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Unity is not a buzzword for the new leaders of Hardin County’s three largest cities.
In an overt symbol of support, incoming Elizabethtown Mayor Tim Walker, Radcliff Mayor J.J. Duvall and Vine Grove Mayor Blake Proffitt have taken steps to build their relationships beyond the superficial — attending each other’s swearing-in ceremonies and communicating with each other in recent weeks on ways their cities can cooperate after they take office in January.
As the four chambers of commerce prepare to unify and the county rallies around Fort Knox, all three find a compelling argument in working together.
Walker, who was sworn in Monday night at Pritchard Community Center, said it starts with visible support at the ceremonies, but he wants the partnership to be more than symbolic.
“It’s not just about attending each other’s swear in,” Walker said, adding that he wants the partnership to coalesce into something productive in the coming months.
Consensus building between the cities, county government and Fort Knox was a crucial tenet of Walker’s campaign, and he said reaching out to the other mayors is a natural evolution on that campaign promise.
“I intend to do just that,” he said of improving relationships in the county.
Duvall said the talks between the new mayors started a few weeks before his ceremony Dec. 21, which Walker attended. Proffitt was absent, but he said he found out about the ceremony a day late.
“Had I known, I would have been there,” Proffitt said after the Elizabethtown ceremony Monday night.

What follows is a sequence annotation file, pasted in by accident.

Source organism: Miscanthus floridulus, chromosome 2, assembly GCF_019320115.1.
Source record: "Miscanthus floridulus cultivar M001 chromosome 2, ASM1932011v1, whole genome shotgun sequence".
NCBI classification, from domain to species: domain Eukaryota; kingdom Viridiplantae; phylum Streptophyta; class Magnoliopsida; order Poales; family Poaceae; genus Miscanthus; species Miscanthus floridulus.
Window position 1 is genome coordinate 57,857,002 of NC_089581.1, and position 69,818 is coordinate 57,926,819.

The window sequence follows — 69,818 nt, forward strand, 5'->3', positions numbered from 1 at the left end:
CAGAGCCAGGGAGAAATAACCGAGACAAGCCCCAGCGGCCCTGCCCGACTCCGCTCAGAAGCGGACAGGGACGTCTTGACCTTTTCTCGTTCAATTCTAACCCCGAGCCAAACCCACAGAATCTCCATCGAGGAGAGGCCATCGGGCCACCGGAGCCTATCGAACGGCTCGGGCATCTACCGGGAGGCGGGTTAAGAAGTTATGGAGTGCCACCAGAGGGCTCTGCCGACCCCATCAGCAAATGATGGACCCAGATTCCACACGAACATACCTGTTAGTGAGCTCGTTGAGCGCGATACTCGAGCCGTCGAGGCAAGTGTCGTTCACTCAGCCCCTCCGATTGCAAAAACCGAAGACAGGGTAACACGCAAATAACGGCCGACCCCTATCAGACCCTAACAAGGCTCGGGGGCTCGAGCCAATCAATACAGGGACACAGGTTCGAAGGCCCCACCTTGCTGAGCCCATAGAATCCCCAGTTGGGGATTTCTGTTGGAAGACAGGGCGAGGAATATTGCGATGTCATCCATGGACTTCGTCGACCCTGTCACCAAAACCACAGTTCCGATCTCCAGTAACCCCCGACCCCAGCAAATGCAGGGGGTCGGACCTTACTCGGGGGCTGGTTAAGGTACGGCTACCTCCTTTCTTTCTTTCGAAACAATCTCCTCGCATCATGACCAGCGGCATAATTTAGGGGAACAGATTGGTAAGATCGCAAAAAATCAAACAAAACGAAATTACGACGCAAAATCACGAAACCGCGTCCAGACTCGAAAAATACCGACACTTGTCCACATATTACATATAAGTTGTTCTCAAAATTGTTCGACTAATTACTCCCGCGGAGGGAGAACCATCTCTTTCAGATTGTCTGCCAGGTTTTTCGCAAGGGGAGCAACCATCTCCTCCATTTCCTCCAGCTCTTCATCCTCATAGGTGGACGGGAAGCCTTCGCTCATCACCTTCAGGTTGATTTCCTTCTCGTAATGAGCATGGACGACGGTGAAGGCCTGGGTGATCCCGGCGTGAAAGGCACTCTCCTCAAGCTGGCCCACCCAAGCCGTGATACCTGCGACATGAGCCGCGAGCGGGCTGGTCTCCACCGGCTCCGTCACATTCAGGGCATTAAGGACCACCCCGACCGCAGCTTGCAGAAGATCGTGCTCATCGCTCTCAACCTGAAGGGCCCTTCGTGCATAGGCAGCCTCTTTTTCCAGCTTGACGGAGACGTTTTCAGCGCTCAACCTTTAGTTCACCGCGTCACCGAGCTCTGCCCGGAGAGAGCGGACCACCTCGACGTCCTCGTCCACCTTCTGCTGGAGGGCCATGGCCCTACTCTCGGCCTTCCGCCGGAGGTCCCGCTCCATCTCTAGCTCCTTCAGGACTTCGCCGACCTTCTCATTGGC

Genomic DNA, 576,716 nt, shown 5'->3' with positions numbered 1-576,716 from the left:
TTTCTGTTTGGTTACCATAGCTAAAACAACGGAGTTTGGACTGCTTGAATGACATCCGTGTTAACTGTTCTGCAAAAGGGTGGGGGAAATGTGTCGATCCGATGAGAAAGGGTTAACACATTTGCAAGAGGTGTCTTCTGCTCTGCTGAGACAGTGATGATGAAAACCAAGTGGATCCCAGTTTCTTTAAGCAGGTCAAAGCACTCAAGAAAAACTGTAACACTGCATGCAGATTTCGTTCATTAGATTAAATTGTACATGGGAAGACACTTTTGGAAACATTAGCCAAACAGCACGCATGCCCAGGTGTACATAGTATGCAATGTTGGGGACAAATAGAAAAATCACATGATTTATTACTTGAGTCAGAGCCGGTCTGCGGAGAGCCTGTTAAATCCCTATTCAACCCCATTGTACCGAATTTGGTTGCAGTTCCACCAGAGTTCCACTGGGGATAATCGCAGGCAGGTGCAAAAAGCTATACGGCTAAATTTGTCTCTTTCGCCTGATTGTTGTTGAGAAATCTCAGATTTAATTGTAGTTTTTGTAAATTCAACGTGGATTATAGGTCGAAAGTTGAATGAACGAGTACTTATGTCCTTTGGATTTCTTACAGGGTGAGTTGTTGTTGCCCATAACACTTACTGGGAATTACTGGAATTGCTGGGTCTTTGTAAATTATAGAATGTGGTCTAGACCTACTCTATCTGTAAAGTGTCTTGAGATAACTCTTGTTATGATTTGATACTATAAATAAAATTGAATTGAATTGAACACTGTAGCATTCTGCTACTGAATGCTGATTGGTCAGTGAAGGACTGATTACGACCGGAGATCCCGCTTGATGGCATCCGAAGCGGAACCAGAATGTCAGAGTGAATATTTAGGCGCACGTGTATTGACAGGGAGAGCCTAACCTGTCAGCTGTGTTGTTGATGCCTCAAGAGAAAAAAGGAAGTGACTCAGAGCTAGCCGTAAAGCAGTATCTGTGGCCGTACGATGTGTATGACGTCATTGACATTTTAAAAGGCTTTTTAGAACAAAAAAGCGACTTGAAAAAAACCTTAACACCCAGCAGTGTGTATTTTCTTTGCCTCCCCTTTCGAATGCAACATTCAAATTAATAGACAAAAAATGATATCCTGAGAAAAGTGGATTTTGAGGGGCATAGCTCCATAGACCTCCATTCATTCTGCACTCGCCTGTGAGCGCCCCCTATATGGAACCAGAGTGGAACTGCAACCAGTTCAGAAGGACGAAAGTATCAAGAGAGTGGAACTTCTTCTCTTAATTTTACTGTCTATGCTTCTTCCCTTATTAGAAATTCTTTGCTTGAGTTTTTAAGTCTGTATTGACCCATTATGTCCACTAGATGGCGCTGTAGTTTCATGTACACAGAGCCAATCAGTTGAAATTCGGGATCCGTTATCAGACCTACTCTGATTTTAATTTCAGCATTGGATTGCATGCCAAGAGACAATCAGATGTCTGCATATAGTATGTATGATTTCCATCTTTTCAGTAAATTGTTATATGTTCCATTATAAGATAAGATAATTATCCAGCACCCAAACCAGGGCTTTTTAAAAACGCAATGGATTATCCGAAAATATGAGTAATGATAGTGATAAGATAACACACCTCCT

Duvall said the three men have been discussing ways they can work together and the idea of a public show of support developed from those discussions.
“To me, it shows that we’re there to support (each other) for the betterment of our own communities,” he said.
And with each man stepping into a new role, Duvall said, they have similar tasks ahead of them.
Duvall said he has some ideas he plans to pitch to his fellow mayors in the coming months, although he declined to discuss them in detail Monday.
Walker said he thinks the cities and the county can work together in a similar manner that the four chambers did prior to agreeing to merge into the Hardin County Chamber of Commerce.
As an example, Walker said he would support regular meetings between the county’s mayors and Judge-Executive Harry Berry to discuss ways in which the governments can cooperate to improve services and aid one another.
“I think if we work together, we can accomplish a lot more,” Walker said.
Proffitt agreed and said he believes the tide is changing as people see positive attributes emerging from partnerships such as One Knox and the chambers' relationship. Unity is a concept Proffitt has believed in for years, even while people were chastising him for celebrating accomplishments of neighboring cities in the county.
But, Proffitt added, a division between the cities is not beneficial to growth of the county.
“We are stronger as one county than we are as one city,” he said. “Maybe it is a little better if it’s not just me.”
Proffitt also believes in Walker’s suggestion of an alliance between the cities and the county. While all of the players have not made it official, Proffitt believes it is inevitably going to become a reality.
Proffitt said his previous relationships with Duvall and Walker makes it easy to support them — if they see one another at a ball game, for instance, they stop and chat.
“We don’t have any preconceived notions about each other,” Proffitt said.
Marty Finley can be reached at (270) 505-1762 email@example.com.